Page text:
Fresh off a disastrous seventh grade at school, 13-year-old Charlotte Hale is sent to stay with her grandparents for the summer in Rocky Harbor, an idyllic seaside town located on Cape Ann. Dispatched by her deadbeat father, Charlotte boards a bus in the worn-out factory town where she lives and, during her journey east, comes to meet Mrs. Bouchard, an old woman with a fantastical story to tell.
Mrs. Bouchard reveals to Charlotte the tale of the Gertrude Chance, which, according to local lore, got caught in a storm and disappeared off the coast of Rocky Harbor hundreds of years ago while carrying the stolen treasures of Oceanus, the god of the sea. Amid the chaos of the storm, the story goes, a young seaman was able to rescue a tiny blue bottle from the hold, slip it into his pocket and dive into the ocean.
This bottle, it was said, held within it all the power of the seas and was at the center of a feud between Oceanus and his brother, Mortimer, who wanted the bottle — and its powers — all to himself.
So begins the unfurling of “The Blue Bottle,” a beautifully descriptive novel for middle-graders by local author Emilie-Noelle Provost, whose name should be very familiar to readers of mvm as the magazine’s travel and culture editor.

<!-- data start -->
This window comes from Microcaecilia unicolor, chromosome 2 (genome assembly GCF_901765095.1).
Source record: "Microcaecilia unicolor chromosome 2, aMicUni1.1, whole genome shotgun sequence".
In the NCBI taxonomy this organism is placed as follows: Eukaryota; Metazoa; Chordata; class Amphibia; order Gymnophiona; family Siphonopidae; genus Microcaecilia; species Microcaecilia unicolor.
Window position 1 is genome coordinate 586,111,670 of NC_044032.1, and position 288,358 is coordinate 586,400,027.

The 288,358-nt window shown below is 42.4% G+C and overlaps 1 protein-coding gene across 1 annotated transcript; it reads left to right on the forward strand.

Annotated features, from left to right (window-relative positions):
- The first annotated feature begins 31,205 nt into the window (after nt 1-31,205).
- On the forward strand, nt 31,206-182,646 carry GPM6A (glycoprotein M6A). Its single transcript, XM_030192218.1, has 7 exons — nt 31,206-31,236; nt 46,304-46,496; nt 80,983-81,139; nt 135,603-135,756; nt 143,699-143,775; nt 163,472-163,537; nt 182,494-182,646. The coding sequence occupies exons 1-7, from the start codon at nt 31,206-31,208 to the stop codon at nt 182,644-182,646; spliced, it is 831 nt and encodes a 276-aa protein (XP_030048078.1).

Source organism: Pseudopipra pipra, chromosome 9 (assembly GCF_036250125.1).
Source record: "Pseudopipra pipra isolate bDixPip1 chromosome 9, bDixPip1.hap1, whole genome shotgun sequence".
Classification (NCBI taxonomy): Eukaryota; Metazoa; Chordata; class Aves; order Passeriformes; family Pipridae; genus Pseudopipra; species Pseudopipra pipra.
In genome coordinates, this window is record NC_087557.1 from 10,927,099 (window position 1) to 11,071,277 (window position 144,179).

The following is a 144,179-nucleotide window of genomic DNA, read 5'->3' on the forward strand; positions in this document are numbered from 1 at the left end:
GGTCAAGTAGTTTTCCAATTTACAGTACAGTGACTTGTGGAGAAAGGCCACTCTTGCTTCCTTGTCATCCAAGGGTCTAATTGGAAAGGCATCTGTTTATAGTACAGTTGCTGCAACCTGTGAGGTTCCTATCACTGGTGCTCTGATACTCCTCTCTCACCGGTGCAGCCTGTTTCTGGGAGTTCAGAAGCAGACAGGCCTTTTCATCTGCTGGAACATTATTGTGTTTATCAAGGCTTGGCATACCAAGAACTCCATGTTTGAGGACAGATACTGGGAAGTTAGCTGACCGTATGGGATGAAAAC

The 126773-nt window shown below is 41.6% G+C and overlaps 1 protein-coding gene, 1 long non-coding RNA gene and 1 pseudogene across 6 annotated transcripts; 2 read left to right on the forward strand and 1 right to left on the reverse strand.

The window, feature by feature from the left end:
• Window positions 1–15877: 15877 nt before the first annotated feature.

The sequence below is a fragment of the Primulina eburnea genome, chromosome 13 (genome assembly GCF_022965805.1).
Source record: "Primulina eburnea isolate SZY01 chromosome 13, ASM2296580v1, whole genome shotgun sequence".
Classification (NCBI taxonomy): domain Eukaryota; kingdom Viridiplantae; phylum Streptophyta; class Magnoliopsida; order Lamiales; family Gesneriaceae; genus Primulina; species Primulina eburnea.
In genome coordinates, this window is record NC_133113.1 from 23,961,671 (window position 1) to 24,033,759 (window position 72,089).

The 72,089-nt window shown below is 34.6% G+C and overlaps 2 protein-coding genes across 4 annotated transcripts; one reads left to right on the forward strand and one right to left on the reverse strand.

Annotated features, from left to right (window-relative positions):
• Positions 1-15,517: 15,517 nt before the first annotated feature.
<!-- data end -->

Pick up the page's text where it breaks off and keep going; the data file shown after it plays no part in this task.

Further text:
“The Blue Bottle” is Provost’s first novel, and preteen bibliophiles will be drawn into the story by themes often recognizable by readers of that age: familial discontent, self-discovery, a budding friendship on the cusp of romance, and the feeling of not quite knowing where you belong.
When Charlotte finds herself in the middle of Mrs. Bouchard’s fiction-turned-reality, comparisons to typical middle grade novels cease. Enter sassy mermaids, slimy sea creatures that walk on land, and devious ocean gods in disguises — all of which Charlotte and new pal Ezra encounter while unraveling Rocky Harbor’s past and attempting to save its future, efforts that hinge on finding the bottle hidden by the young seaman long ago.
Part adventure, part mystery, “The Blue Bottle” shows Provost’s ability to craft unique, compelling stories. Consider this description of one of the sea creatures sent to hunt Charlotte: “Its eyes, like smooth discs, were the foul yellow hue of rotten cheese.”
Or this passage, describing Charlotte’s encounter with the mermaid Eucla:
“Suddenly, the mermaid shot one of her slender arms down into the water and pulled out a fat, green crab, its legs wriggling. Grasping it by the back of its shell, she took a bite out of its thorax and chewed it into a pulp, shell and all. A thick liquid, like brown cottage cheese, dripped down her arm and from the corners of her mouth.”
Readers familiar with Cape Ann — anyone who loves the sea, for that matter — will appreciate the visuals of Rocky Harbor that the author conjures with her words.
Provost makes the fantastic seem believable (a condemned sea god posing as an antiques dealer) and creates realistic dialogue. I especially enjoy Grandpa Hale’s grandpa-type vernacular, including the use of the word “barfly.”
My only bone of contention with “The Blue Bottle” is that the story feels a little rushed at times and leaves the reader yearning for more information.
“The Blue Bottle” is sure to be unlike anything lovers of middle-school fiction have read before. This tale deserves a read, down to the very last reflection of light off the sea, where our heroine rides into the sunset on a school bus.
I can’t wait to see what Provost comes up with next.